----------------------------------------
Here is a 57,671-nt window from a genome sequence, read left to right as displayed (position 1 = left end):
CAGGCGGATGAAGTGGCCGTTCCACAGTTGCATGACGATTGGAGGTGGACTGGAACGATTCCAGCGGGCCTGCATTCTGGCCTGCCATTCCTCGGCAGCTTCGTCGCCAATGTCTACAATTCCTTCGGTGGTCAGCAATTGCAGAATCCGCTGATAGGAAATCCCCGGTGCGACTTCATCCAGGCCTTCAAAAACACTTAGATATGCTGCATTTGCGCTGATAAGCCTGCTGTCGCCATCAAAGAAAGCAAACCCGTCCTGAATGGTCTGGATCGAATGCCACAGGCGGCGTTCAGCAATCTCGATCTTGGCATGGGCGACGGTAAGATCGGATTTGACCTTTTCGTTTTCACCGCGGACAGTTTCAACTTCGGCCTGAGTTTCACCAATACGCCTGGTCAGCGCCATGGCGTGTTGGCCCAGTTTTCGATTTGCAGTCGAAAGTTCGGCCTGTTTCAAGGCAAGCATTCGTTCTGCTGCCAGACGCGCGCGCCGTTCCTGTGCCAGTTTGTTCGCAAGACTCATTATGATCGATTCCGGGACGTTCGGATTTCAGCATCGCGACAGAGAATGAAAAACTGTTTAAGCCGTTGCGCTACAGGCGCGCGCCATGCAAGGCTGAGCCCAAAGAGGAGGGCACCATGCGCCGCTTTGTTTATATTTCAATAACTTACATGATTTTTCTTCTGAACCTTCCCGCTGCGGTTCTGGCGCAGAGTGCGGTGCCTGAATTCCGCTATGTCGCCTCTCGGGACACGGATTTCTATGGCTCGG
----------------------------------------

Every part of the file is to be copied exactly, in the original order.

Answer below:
Here is a 57,671-nt window from a genome sequence, read left to right as displayed (position 1 = left end):
CAGGCGGATGAAGTGGCCGTTCCACAGTTGCATGACGATTGGAGGTGGACTGGAACGATTCCAGCGGGCCTGCATTCTGGCCTGCCATTCCTCGGCAGCTTCGTCGCCAATGTCTACAATTCCTTCGGTGGTCAGCAATTGCAGAATCCGCTGATAGGAAATCCCCGGTGCGACTTCATCCAGGCCTTCAAAAACACTTAGATATGCTGCATTTGCGCTGATAAGCCTGCTGTCGCCATCAAAGAAAGCAAACCCGTCCTGAATGGTCTGGATCGAATGCCACAGGCGGCGTTCAGCAATCTCGATCTTGGCATGGGCGACGGTAAGATCGGATTTGACCTTTTCGTTTTCACCGCGGACAGTTTCAACTTCGGCCTGAGTTTCACCAATACGCCTGGTCAGCGCCATGGCGTGTTGGCCCAGTTTTCGATTTGCAGTCGAAAGTTCGGCCTGTTTCAAGGCAAGCATTCGTTCTGCTGCCAGACGCGCGCGCCGTTCCTGTGCCAGTTTGTTCGCAAGACTCATTATGATCGATTCCGGGACGTTCGGATTTCAGCATCGCGACAGAGAATGAAAAACTGTTTAAGCCGTTGCGCTACAGGCGCGCGCCATGCAAGGCTGAGCCCAAAGAGGAGGGCACCATGCGCCGCTTTGTTTATATTTCAATAACTTACATGATTTTTCTTCTGAACCTTCCCGCTGCGGTTCTGGCGCAGAGTGCGGTGCCTGAATTCCGCTATGTCGCCTCTCGGGACACGGATTTCTATGGCTCGG